The coronavirus pandemic is having a dramatic impact on the lives of Eastern Washington University students. As they prepare to learn in virtual settings for the spring quarter due to social distancing requirements, many are also managing the financial consequences that come with new technology needs, housing changes, food insecurity and unemployment. A financial problem now can also impact a student down the road. Any student who has $1,000 or more in unpaid tuition and fees at the end of this quarter cannot register for the next quarter.
“Many of our students who are used to working 1-3 jobs to help pay down their EWU bill quarter to quarter are now on unemployment from one or all of their jobs,” says Lisa Poplawski Lewis, the Associate Vice President of Philanthropy at EWU. “When priority registration comes, a greater number of our students will not have paid down their current quarter’s debt in order to register. This is most impactful to juniors and seniors who are vying for seats in specific classes in order to graduate on time.”
Fortunately, EWU can now offer students a new type of assistance to help fill the gap between what they receive in financial aid and their own monies used to pay their tuition bills. Krumble Micro-grants were created earlier this year thanks to a generous donation from the Krumble Foundation. The grants are awarded to continuing students who are in good academic standing and are highly likely to graduate.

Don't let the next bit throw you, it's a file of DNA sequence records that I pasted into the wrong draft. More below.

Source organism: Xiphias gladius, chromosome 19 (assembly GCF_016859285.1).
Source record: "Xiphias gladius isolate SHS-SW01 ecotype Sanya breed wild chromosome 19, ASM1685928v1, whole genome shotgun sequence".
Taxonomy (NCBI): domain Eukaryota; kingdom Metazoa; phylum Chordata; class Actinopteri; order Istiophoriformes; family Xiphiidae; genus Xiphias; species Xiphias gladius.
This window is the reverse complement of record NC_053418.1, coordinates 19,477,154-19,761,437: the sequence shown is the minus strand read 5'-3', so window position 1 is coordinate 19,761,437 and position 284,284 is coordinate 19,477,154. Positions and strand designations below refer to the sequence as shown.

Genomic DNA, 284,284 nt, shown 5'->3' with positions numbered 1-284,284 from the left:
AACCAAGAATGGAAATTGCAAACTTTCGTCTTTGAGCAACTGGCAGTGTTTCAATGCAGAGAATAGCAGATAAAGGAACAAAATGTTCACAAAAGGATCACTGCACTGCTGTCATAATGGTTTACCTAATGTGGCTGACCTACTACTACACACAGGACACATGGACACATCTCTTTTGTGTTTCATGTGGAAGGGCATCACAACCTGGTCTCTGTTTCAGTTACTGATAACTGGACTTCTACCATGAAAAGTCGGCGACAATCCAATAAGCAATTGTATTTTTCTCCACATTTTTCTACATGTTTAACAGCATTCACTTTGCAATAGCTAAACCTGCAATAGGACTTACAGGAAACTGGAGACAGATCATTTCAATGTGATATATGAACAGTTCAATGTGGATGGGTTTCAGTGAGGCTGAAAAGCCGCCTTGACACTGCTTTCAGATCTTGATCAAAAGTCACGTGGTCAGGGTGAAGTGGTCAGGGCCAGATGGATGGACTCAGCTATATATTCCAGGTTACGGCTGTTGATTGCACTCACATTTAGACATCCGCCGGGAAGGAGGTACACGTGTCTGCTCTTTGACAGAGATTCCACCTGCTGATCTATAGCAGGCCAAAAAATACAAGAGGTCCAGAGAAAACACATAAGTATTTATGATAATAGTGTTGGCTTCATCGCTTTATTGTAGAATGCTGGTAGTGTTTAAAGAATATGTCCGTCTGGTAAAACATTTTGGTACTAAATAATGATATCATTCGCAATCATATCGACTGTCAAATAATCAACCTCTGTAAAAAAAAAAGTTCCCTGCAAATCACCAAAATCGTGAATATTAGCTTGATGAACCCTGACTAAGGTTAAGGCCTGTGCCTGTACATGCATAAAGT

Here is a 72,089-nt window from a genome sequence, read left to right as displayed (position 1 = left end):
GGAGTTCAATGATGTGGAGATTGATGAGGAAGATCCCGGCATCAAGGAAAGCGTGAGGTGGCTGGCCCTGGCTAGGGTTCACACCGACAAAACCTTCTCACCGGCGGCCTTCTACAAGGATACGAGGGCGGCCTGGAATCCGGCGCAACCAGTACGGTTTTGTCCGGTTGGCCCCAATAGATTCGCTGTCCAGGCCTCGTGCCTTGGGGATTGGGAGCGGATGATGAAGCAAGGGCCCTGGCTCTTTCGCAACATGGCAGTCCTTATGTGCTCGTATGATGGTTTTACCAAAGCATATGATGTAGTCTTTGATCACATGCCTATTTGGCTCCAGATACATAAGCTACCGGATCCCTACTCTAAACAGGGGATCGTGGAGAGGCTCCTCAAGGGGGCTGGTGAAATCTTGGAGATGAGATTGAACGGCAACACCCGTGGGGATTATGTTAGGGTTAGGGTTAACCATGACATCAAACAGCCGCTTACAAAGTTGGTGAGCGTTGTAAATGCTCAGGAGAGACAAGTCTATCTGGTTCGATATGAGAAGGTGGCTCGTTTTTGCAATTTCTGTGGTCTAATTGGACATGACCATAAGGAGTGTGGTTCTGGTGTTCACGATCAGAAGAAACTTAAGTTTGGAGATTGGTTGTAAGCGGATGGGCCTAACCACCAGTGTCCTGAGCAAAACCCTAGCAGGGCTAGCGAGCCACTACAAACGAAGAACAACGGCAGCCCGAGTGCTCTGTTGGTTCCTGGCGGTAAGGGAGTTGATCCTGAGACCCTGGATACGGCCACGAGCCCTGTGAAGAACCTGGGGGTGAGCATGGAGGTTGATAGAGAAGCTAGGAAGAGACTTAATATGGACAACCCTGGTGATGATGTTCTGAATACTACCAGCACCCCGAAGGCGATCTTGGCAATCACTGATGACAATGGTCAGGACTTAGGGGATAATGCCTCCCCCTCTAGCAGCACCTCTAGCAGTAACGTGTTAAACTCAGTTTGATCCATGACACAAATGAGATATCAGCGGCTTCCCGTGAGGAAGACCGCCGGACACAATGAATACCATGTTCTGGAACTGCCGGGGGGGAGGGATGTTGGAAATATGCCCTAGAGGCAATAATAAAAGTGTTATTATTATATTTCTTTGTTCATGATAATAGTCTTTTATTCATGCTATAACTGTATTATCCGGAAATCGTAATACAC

Emily Rhodes, a children’s studies senior at EWU, was among the first students to be awarded a Krumble Micro-grant this spring.
“Unfortunately, last quarter was a little hard on me financially. I was unable to pay my full balance which put me over the limit for registration,” says Rhodes. “I was fortunate enough to receive this grant from the Krumble Foundation, which will allow me to register for class, graduate this quarter and catch up on my finances.”
Rhodes met the academic requirements for the micro-grant and also demonstrated grit, an important qualification in the selection process. The donors seek to award students who show courage, resolve, strength of character and the ability to overcome obstacles. For Rhodes, that grit will not only help her graduate, but also help her succeed in a career working with children in foster care.
“I would like to thank the donors of this grant from the bottom of my heart,” she says. “You have made it possible for me to graduate and pursue my future helping the children in our community who need a helping hand.”
There are so many students, like Emily Rhodes, who just need some assistance getting over a financial hurdle in their otherwise successful path to a degree. To help others maintain their course forward, please consider a donation to the Krumble Micro-grant Fund.
This story was published for EWU’s annual Giving Joy Day on April 3, 2020. To explore the may ways Eastern gives and receives joy, please visit our Giving Joy Day webpage.